CS Professor Patro’s Genomic Research with Cambridge University Receives NSF Funding


Robert Patro, an Assistant Professor in the Department of Computer Science, has received NSF funding to collaborate on a high-level genomic project with Julian Hibberd and Richard Smith-Unna of Cambridge University. The award, which totals over $300k for Stony Brook University, will be given over two years for the formally titled project, Data-Driven Hierarchical Analysis of De Novo Transcriptomes.

Patro’s research focuses on fundamental issues in functional genomics, the area of molecular biology which studies mechanisms, such as gene expression, which enable essentially fixed genomes to give rise to varied and dynamic biological behavior. Although genome sequencing has simplified the analysis of gene expression in certain cases, much work remains to be done; as Dr. Patro notes in a summary of the project:

"Recent advances in sequencing technology have revolutionized our ability to study how gene expression changes across different conditions, in different developmental stages, and between different tissues (including diseased versus healthy tissues).  However, scientists often wish to measure gene expression in organisms for which a reliable reference genome is not available; this is known as de novo transcriptome analysis.  In fact, we have not assembled the genomes for the overwhelming majority of organisms in which we may be interested in studying gene expression”


For this project, which begins in July 2016, Patro and fellow researchers at Cambridge University will develop novel methods and an integrated set of tools for the analysis of de novo transcriptomes.  These tools will be based on new mathematical models and algorithms, and will be aimed at closing the gap between reference-based and de novo analysis of gene expression. The new methods will be able to identify and correct a host of errors in the predicted (assembled) transcripts, which, in turn, will improve estimates of gene expression.

Crucially, the methods developed in this project will estimate and incorporate measures of statistical uncertainty and biological variability at each stage of transcriptome analysis. The developed tools will be applied to the study of C4 photosynthesis — a highly efficient form of photosynthesis whose underlying genetic mechanisms are still not fully understood.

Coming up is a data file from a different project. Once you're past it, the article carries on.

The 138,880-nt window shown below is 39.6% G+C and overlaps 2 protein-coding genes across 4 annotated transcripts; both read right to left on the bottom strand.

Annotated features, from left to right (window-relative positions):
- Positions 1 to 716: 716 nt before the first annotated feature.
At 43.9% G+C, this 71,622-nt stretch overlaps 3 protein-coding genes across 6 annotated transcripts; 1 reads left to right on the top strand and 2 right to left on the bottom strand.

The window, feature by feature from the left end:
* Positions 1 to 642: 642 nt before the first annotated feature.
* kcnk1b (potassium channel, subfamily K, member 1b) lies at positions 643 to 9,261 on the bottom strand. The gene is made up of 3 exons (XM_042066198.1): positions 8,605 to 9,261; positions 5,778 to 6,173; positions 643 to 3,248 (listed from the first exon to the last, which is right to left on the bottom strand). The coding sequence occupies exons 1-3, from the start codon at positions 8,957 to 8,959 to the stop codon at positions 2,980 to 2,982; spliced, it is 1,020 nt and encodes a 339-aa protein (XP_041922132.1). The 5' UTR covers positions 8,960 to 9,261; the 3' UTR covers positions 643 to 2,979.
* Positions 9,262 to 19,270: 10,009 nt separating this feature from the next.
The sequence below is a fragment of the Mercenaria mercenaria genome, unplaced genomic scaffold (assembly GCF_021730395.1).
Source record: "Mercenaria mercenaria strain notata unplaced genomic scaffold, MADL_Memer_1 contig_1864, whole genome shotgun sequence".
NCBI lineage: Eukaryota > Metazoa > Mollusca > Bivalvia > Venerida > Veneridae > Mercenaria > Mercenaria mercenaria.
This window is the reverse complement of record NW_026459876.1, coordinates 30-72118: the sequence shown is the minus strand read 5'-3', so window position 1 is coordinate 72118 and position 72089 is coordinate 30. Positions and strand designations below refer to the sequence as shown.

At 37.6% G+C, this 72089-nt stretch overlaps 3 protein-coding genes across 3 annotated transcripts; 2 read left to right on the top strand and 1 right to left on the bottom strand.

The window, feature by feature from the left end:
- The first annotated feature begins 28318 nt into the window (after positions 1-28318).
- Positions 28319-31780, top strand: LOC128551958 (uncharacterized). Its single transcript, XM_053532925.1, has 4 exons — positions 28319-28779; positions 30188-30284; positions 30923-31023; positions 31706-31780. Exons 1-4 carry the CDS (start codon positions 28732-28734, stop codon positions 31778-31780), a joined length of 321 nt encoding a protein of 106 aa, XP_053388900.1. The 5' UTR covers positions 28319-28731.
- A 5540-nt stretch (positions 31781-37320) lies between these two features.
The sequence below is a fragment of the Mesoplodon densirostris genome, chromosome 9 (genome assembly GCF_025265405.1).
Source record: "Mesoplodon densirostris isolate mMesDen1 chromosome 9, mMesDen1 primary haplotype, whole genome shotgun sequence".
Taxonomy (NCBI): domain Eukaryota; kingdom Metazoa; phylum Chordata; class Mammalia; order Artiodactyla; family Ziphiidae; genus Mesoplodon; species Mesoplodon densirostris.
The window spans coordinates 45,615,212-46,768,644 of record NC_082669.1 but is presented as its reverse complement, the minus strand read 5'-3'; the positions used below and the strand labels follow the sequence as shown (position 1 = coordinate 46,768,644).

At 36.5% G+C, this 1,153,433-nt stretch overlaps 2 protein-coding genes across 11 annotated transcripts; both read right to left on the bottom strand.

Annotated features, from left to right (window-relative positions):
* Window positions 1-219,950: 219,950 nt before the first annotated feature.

Portions of the project related to C4-photosynthesis analysis will be led by Cambridge University’s researchers Hibberd and Smith-Unna from the Department of Plant Sciences. Cambridge’s portion of the research totals over $235,000 (U.S.) in funding and their team will focus on understanding the genetic mechanism underlying this trait.  Specifically, using the tools developed in this project, they will design a system for prioritizing candidate regulatory elements for C4 engineering, and will further test the hypothesis that a common mutational event (i.e. a “master switch”) underlies the many independent C4 systems observed in nature.

Committed to sharing the project's scientific outcomes, individuals are encouraged to follow the project’s progress, including the relevant software being developed, by visiting the .

About the Researchers:

earned a PhD from the University of Maryland, College Park. Before joining Stony Brook in 2014, he was a post-doctoral research associate in Carnegie Mellon University's Department of Computational Biology, in the School of Computer Science. Patro’s primary areas of research include computational biology and bioinformatics, with a specific focus on the development of methods for high-throughput genomic analysis.   

Professor Julian Hibberd is the leader of the at Cambridge University. He primarily focuses on the genetic basis of traits that underlie components of crop productivity.

Richard Daniel Smith-Unna is a member of the Hibberd Lab, a Mozilla Fellow for Science and he previously worked as a software developer. With his lab colleagues, he is probing molecular control and evolution of C4 photosynthesis. He is particularly interested in how C4 may be engineered in rice, which is a C3 plant.